Original Research

Integrating local indigenous knowledge to enhance risk reduction and adaptation strategies to drought and climate variability: The plight of smallholder farmers in Chirumhanzu district, Zimbabwe

Mashoko S. Grey, Current Masunungure, Amanda Manyani
Jàmbá: Journal of Disaster Risk Studies | Vol 12, No 1 | a924 | DOI: https://doi.org/10.4102/jamba.v12i1.924 | © 2020 Mashoko S. Grey, Current Masunungure, Amanda Manyani | This work is licensed under CC Attribution 4.0
Submitted: 27 November 2019 | Published: 15 December 2020

About the author(s)

Mashoko S. Grey, Department of Research, CSR Group Africa (Consultancy) Pvt Ltd, Harare, Zimbabwe
Current Masunungure, Sustainability Research Unit, Faculty of Science, Nelson Mandela University, Port Elizabeth, South Africa
Amanda Manyani, Centre for Complex Systems in Transition, Faculty of Economics and Management Sciences, Stellenbosch University, Stellenbosch, South Africa


This article focuses on drought risk reduction and climate change adaptation strategies adopted by rural households to sustain their livelihood activities. The overall objective was to understand the local household’s responses to the changing climate especially drought. The study was carried out in Chirumhanzu district in Zimbabwe and used a mixed methods approach combining 217 household surveys, targeted focus group discussions, participatory learning actions methods, key informant interviews and a document review. Household data were analysed using Statistical Package for Social Sciences and thematic content analysis was used for the qualitative data. We found that the majority of households showed awareness of several risk reduction and adaptation strategies to implement during and/or when drought was predicted, with 56% of the respondents stating stocking of grain as initial strategy. Other strategies adopted at household level included early planting (at first rains), conservation farming, planting small grains and dry planting. Indigenous and traditional knowledge systems and practices, including local people’s holistic view of the community and environment, were a major resource for adapting to climate change and drought risks. However, these indigenous knowledge systems and practices had not been consistently used in the existing adaptation and risk-reduction efforts. Indigenous knowledge was not sufficiently acknowledged and integrated into formal risk reduction and adaptation strategies, which resulted in limited success for external interventions. There is need for integration of local and indigenous knowledge systems and external interventions to build household livelihoods that are resilient to climate risks.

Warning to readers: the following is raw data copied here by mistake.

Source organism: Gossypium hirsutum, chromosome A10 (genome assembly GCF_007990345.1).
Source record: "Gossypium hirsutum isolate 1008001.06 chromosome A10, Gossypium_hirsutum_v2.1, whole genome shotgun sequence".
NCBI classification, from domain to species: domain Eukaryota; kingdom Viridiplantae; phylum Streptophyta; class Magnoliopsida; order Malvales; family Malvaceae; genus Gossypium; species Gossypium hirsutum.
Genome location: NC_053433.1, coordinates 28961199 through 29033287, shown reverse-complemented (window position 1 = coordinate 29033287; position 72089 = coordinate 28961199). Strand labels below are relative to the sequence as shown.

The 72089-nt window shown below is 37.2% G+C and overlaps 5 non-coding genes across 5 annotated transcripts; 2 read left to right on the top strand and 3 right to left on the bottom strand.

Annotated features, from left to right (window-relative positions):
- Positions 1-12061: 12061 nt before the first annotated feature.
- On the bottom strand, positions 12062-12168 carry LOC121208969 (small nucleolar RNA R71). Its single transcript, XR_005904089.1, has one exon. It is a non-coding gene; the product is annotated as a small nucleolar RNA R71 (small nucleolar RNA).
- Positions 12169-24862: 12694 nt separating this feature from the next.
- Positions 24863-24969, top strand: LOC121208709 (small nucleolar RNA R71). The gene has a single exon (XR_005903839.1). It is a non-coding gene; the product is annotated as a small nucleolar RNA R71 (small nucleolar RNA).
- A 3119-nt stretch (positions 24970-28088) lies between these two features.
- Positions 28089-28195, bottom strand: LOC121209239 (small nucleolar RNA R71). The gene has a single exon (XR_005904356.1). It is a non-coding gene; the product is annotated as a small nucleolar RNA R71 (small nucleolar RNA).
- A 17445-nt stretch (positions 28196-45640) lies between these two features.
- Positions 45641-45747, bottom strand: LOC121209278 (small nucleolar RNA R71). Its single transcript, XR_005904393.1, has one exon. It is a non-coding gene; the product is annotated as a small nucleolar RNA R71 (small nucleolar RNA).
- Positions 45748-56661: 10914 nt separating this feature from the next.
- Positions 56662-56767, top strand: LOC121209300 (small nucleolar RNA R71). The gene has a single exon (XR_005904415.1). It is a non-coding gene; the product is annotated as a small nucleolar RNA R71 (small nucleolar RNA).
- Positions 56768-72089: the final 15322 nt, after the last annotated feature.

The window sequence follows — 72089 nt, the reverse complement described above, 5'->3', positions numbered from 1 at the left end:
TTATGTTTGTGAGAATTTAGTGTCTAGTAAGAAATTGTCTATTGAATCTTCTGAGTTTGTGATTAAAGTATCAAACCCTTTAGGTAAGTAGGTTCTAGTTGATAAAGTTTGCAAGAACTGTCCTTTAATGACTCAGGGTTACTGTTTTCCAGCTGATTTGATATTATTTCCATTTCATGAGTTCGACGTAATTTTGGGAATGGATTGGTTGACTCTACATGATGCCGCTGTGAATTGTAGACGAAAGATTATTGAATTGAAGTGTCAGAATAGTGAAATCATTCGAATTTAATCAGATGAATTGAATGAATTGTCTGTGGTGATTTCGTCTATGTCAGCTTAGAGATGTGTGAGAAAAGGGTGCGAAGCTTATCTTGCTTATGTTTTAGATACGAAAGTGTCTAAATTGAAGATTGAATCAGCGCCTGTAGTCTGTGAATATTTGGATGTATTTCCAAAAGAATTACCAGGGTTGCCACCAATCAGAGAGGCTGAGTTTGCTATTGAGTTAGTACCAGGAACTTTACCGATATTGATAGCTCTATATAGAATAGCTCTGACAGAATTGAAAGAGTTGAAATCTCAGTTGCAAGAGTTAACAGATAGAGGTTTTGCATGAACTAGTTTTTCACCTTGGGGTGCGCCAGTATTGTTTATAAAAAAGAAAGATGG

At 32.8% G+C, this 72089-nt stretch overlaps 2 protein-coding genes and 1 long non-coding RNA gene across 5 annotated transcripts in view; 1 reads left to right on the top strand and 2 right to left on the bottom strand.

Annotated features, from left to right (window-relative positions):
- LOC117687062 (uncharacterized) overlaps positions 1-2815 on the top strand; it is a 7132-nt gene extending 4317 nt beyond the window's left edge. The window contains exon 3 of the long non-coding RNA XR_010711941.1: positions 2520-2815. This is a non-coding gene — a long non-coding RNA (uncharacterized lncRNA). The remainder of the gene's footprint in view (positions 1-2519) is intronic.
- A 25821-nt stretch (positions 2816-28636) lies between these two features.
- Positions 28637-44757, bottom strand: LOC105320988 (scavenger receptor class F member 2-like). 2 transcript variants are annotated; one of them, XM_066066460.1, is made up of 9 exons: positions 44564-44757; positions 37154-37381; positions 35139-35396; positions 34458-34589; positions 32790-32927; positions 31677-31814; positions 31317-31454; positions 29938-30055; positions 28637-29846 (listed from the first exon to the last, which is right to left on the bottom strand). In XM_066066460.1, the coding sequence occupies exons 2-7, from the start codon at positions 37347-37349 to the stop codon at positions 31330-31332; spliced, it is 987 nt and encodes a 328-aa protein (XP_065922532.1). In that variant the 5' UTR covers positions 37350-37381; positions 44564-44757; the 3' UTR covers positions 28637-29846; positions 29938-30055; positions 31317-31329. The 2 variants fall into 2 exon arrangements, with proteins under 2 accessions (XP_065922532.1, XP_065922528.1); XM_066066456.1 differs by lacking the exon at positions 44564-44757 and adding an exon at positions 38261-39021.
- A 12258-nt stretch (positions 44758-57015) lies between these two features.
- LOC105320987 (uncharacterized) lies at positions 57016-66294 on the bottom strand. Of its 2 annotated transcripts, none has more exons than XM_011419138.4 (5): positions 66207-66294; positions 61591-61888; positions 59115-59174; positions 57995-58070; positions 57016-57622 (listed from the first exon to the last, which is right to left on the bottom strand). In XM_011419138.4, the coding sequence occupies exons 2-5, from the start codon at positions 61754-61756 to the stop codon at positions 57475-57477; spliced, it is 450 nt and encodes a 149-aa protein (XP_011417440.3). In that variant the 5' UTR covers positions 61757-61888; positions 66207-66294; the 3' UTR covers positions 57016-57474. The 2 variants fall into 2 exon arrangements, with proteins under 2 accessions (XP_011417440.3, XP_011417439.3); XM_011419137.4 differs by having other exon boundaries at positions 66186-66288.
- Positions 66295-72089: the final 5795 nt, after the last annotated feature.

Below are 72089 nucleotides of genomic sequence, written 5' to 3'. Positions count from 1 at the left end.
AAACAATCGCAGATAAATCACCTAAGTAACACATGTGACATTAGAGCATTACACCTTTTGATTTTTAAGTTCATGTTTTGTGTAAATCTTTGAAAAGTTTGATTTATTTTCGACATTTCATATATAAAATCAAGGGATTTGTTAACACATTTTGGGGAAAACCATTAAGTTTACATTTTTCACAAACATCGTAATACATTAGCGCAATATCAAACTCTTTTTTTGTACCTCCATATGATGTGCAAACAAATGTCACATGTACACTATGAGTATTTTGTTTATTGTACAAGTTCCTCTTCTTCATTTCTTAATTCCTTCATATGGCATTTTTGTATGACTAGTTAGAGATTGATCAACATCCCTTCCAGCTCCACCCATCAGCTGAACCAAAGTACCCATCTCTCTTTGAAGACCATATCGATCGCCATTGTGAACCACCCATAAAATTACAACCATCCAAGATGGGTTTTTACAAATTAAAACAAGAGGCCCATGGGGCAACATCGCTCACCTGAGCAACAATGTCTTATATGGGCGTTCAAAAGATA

adaptation; climate risks; climate variability; drought risk reduction; indigenous knowledge systems; livelihoods; Zimbabwe


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